The model was evaluated quantitatively using the standard deviation (SD) of the measured data variable compared to the root mean square error (RMSE) of the model output. If the RMSE was less than half the SD, the model output for that variable was deemed “accurate” (Singh et al., 2005; Moriasi et al., 2007). For comparative purposes, values for the mean bias, mean error, normalized mean bias, normalized mean error, and R2 are reported along with the SD and RMSE for food, NH, NO, NO org N, and total N for the 7-d model calibration and 10-d evaluation periods (Table 2). The RMSE to SD ratio was ≤0.5 for the sensor-measured data for food, NH and NO for the 10-d evaluation period. The model evaluation based on discrete sample data yielded mixed results with RMSE to SD ratios of 0.55, 0.60, and 0.52 for NO, NO and total N, respectively. The RMSE to SD ratios for food, NH, and org N were 4.0, 1.4, and 0.86 for the discrete sample data, respectively. The lower accuracy determinations based on discrete sample data were likely a function of the small sample sizes, as compared to sensor measurements, and the low concentrations of food and NH which challenged the analytical limits of quantitation for these variables.
The modeled nitrogen species were collectively most sensitive to changes in temperature, hydraulic retention time, and mussel biomass (Table 3). Temperature was expected to be an influential variable since the majority of the first-order rate expressions are temperature dependent. Hydraulic retention time was also expected to be influential since the influent river water has a major impact on mesocosm water chemistry in a continuous-flow system. Mussel biomass was an unexpectedly sensitive model variable. However, given the influence of mussels on food, NH, NO, and NO concentrations shown in our previous work (Bril et al., 2014), this result, in hindsight, should have been anticipated.
|Food||NH||NO||NO||Org N||Total N|
|Temperature||Mussel excretion rate||NH to NO rate||Temperature||Water depth||Temperature|
|Mussel biomass||Mussel biomass||NO to NO rate||Hydraulic retention time||Org N settling rate||Mussel biomass|
|Hydraulic retention time||Nitrification rate||Temperature||Nitrification rate||Hydraulic retention time||Mussel excretion rate|
Mussel mortality threshold simulations
At the highest simulated mussel biomass (555 g m−2) and the lowest simulated influent water food concentration (0.1 mg-N L−1), the porewater NH concentration after a 2,160 h timespan in the absence of mussels, was 0.5 mg-N L−1 compared to 2.3 mg-N L−1 in the presence of mussels (Fig. 5). The food concentration in mesocosms without mussels was visibly higher than in mescocosms with mussels while NH and NO concentrations in overlying water were lower in the absence of mussels. Mortality threshold contours were estimated by varying mussel biomass and N concentration in the model (Fig. 6). Even when the simulated overlying water food availability was low, the mortality threshold was reached at a mussel biomass of about 480 g m−2. At a food concentration of 10 mg-N L−1 the mortality threshold was reached at a biomass of about 250 g m−2.
In eastern Iowa, the median total N concentration in rivers and streams is commonly >10 mg-N L−1 (Kalkhoff et al., 2000), which can place juvenile freshwater mussels at particular risk to ammonia toxicity. Minnesota has a draft criterion for aquatic life of 4.9 mg-N L−1 total N, which was exceeded in 68% of samples collected in a study of Iowa waters between 2004 and 2008 (Garrett, 2012). The US EPA national recommended final acute ambient water quality criterion (AWQC) for protecting freshwater organisms from potential effects of ammonia is 17 mg-N L−1 and the final chronic AWQC for ammonia is 1.9 mg-N L−1 at pH 7.0 and 20 °C (US Environmental Protection Agency, 2013). At a total N concentration of 10 mg L−1, our model predicts the mortality threshold to be reached when mussel biomass is about 400 g m−2. However, the maximum total N concentration measured between 2004 and 2008 was 37.8 mg-N L−1 (Garrett, 2012). Our model suggests the mortality threshold for juvenile Lampsilis could be exceeded at low mussel biomass if even a short exposure occurs at such a high total N concentration.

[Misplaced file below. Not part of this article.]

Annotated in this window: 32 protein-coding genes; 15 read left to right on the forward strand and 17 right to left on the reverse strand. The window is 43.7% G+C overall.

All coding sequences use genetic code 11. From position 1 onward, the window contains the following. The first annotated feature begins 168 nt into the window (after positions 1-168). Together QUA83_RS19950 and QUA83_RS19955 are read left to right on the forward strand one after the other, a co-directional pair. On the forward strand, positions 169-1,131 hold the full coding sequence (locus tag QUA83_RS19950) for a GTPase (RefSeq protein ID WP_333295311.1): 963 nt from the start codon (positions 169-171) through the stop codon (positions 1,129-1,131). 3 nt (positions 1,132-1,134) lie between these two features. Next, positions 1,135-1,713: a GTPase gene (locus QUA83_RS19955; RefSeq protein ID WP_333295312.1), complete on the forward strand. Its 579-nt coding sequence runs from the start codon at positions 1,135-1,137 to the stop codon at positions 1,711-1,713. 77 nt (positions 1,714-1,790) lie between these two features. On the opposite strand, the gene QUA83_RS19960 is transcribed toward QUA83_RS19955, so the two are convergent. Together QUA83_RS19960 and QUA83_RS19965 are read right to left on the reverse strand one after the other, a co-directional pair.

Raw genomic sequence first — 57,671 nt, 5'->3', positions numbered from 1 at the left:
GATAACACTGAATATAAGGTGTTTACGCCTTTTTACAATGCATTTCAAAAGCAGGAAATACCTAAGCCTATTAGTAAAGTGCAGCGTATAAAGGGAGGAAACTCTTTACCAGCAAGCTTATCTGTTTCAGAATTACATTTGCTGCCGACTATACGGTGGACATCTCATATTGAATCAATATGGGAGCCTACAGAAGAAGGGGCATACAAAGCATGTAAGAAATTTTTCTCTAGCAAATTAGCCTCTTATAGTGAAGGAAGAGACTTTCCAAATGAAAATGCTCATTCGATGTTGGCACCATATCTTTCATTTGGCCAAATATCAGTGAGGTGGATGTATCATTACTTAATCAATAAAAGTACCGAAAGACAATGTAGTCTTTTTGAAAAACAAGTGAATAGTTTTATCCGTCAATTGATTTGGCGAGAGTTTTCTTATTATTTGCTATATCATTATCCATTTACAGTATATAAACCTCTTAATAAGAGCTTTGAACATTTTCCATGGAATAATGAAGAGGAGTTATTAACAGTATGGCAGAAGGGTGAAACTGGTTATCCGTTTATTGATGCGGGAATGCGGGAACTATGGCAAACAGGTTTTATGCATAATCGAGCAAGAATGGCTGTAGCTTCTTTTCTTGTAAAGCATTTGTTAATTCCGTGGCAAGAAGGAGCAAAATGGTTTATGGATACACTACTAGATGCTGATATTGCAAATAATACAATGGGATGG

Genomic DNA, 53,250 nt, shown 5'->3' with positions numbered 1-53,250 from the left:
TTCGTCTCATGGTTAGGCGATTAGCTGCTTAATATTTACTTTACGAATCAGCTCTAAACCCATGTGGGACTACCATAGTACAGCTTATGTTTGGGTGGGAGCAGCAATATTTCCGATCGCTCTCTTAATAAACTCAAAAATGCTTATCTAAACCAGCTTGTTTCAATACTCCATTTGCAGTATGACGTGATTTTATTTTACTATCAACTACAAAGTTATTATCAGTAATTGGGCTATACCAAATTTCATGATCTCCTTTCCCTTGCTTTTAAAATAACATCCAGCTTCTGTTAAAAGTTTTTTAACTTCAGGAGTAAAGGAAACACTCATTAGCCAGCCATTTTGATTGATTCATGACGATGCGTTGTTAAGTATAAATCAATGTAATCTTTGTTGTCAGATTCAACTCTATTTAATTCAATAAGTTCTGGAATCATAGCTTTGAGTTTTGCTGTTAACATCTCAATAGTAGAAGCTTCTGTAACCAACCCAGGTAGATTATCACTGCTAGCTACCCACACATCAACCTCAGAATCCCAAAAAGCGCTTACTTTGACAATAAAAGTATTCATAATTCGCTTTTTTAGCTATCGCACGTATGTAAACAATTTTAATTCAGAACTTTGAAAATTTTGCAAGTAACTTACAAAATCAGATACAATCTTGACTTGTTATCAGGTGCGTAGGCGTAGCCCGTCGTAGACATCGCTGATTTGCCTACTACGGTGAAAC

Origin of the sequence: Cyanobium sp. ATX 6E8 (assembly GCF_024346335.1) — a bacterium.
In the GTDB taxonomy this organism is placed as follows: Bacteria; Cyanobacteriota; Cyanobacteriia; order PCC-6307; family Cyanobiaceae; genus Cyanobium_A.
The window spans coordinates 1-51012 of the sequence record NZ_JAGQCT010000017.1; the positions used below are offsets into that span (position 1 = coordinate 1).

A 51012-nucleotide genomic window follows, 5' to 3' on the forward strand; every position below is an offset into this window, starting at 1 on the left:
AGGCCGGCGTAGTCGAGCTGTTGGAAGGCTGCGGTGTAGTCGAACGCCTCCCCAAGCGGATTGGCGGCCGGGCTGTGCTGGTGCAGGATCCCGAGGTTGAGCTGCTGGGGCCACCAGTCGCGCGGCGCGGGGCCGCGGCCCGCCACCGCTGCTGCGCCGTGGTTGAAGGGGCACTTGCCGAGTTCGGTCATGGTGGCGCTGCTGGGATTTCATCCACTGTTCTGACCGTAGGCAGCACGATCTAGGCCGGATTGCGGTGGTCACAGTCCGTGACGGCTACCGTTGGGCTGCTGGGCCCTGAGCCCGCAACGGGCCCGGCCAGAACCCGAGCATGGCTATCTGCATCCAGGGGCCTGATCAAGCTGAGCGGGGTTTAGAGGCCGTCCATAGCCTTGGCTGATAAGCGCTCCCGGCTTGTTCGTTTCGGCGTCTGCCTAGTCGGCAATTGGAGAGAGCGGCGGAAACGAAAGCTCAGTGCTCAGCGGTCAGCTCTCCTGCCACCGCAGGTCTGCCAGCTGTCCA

Reflecting on the relationships between nutrients and freshwater mussels conceptualized by Strayer (2014), we concur that high nutrient loads (particularly N in the agricultural Midwest) are a threat to the well-being of mussels. Conversely, our model predicts a somewhat linear mortality threshold relationship as mussel biomass and total N are varied, whereas Strayer stated this relationship would probably be non-linear and non-monotonic. In agreement with Strayer, our model suggests that mussels spatially focus nutrients from the overlying water to the sediments as evidenced by elevated porewater NH in mescosms with mussels. However, our previous work (Bril et al., 2014), and the model developed here, show elevated concentrations of NO and NO in overlying waters as an indirect consequence of mussel activity. This still represents a spatial focusing of nutrients by mussels, but the impact is not seen in the sediment alone.
The concept of a variable “mussel mortality threshold” as a function of mussel biomass and nutrient loading was successfully explored using a numerical model calibrated with data from mesocosms with and without mussels. With a threshold porewater NH value of 2 mg-N L−1, mussel mortality was predicted to occur well within the range of documented total N concentrations in eastern Iowa rivers and streams and at biologically relevant mussel biomasses. The model could be used as a screening tool to determine when mussel populations might be at risk due to high levels of chronic and acute nutrient loadings.